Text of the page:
Wednesday, June 9, 2010
NL pitchers hit, but reluctantly
From the mailbag, garden-fresh:
While watching the Strasburg game last night, did it scream out to you, like it did me, that the NL needs to add the DH? During his first AB in his first game, Strasburg didn't run out a guaranteed hit. Even Costas said that if he'd run at three-quarters speed, he would have been safe.
When Costas asked his announcing partners if they had a problem with it, the third man in the booth said he had no problem. Really? In his first AB in his career, with the entire baseball world watching? This is because he is a pitcher, not a hitter. He was DH'd for in the minors, and I'm sure, DH'd for in college ... This is no hitter and he showed he didn't want to be on the field during offense. I'm curious what you thought because no one has mentioned this anywhere.
Michael, I'm of two minds about this. I don't enjoy watching pitchers (trying to) hit, but I do enjoy this last lingering difference between the two leagues. So I'm generally content with the status quo. But as Craig Wright has written somewhere, if the National League is going to continue forcing pitchers to hit, it should be taken seriously. It's one thing to have a bunch of guys in the lineups who can't hit, but it's a far worse thing to have a bunch of guys in the lineups who aren't really trying. And I'm not just talking about not busting down the line every time. Pitchers would hit at least a little better if they actually worked on hitting -- after all, most of them are fantastic athletes and were among the best hitters on their teams before turning professional. But while pitchers do take batting practice, it's just a mild afterthought.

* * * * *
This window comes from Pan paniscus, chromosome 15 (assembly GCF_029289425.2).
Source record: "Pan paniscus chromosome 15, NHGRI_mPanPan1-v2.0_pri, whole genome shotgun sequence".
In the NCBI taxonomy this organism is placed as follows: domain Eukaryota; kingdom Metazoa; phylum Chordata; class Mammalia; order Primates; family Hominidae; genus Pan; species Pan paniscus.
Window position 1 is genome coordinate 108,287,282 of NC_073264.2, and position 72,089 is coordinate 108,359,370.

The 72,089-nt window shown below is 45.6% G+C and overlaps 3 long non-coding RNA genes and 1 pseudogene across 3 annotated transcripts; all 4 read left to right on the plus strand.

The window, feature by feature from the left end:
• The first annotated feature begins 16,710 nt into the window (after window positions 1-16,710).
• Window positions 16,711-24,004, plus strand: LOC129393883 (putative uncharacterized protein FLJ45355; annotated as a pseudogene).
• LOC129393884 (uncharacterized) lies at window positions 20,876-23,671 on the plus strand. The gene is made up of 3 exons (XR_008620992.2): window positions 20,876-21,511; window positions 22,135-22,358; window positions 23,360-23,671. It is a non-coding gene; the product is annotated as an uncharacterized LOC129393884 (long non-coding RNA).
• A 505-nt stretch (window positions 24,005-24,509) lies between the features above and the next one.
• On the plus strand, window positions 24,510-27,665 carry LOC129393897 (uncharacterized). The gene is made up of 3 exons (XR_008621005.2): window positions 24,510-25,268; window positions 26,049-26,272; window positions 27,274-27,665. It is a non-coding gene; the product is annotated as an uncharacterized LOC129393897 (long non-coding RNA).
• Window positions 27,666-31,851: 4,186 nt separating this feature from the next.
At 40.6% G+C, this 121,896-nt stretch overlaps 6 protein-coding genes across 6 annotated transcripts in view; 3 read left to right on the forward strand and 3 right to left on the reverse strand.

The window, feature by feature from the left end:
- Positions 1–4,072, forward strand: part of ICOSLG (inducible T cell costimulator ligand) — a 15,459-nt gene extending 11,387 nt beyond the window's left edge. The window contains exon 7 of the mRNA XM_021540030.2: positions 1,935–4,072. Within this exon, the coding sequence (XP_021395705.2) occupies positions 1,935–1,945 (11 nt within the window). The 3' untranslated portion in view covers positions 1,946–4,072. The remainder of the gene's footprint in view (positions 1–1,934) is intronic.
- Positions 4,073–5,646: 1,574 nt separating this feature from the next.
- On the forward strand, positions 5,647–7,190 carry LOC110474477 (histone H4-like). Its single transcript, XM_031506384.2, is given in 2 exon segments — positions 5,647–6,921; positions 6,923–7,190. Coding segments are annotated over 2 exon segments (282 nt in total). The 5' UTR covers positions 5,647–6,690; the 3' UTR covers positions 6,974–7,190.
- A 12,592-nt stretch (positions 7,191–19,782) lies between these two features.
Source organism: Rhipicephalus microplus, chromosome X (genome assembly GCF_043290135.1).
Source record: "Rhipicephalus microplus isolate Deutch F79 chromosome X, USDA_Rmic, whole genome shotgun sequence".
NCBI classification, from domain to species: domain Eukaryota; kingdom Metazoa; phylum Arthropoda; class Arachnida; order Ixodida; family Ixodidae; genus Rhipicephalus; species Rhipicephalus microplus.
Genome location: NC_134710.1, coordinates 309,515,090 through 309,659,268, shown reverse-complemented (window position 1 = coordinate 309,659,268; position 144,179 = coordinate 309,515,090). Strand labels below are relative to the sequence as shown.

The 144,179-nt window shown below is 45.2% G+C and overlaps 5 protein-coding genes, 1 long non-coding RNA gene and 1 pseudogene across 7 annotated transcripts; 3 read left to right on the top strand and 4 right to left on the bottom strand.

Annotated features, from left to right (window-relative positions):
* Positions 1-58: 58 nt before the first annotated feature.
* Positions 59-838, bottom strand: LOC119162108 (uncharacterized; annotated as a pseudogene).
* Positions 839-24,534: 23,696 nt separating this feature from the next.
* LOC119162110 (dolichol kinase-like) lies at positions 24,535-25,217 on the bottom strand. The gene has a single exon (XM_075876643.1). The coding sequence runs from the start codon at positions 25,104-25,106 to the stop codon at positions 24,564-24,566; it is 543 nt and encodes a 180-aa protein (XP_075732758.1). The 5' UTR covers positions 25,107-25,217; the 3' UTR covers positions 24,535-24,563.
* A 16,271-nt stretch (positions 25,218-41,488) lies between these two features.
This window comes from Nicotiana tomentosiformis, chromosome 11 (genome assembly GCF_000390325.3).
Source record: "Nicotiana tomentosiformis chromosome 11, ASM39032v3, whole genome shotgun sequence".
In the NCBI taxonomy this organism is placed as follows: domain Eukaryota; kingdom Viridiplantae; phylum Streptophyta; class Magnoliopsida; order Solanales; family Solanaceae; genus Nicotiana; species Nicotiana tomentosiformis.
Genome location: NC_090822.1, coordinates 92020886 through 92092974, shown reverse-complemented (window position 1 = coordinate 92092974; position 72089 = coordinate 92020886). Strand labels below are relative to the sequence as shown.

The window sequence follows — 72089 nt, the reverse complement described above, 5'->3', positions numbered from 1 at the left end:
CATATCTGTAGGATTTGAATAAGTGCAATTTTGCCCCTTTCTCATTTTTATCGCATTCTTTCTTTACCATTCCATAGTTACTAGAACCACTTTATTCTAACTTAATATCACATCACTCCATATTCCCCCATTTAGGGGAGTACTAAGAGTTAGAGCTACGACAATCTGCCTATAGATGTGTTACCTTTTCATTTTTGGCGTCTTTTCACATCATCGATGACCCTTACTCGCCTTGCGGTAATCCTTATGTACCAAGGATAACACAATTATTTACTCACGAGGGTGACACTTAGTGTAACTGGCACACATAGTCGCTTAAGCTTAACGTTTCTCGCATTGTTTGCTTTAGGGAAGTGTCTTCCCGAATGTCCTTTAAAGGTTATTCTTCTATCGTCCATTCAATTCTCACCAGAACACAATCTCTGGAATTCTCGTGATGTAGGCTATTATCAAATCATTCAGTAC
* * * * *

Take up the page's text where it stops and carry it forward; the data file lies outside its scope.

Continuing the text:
The argument for making the pitchers hit is usually that the game is more pure that way, and theoretically that's absolutely true. But how pure is the game when 11 percent of the guys in the lineup aren't really trying?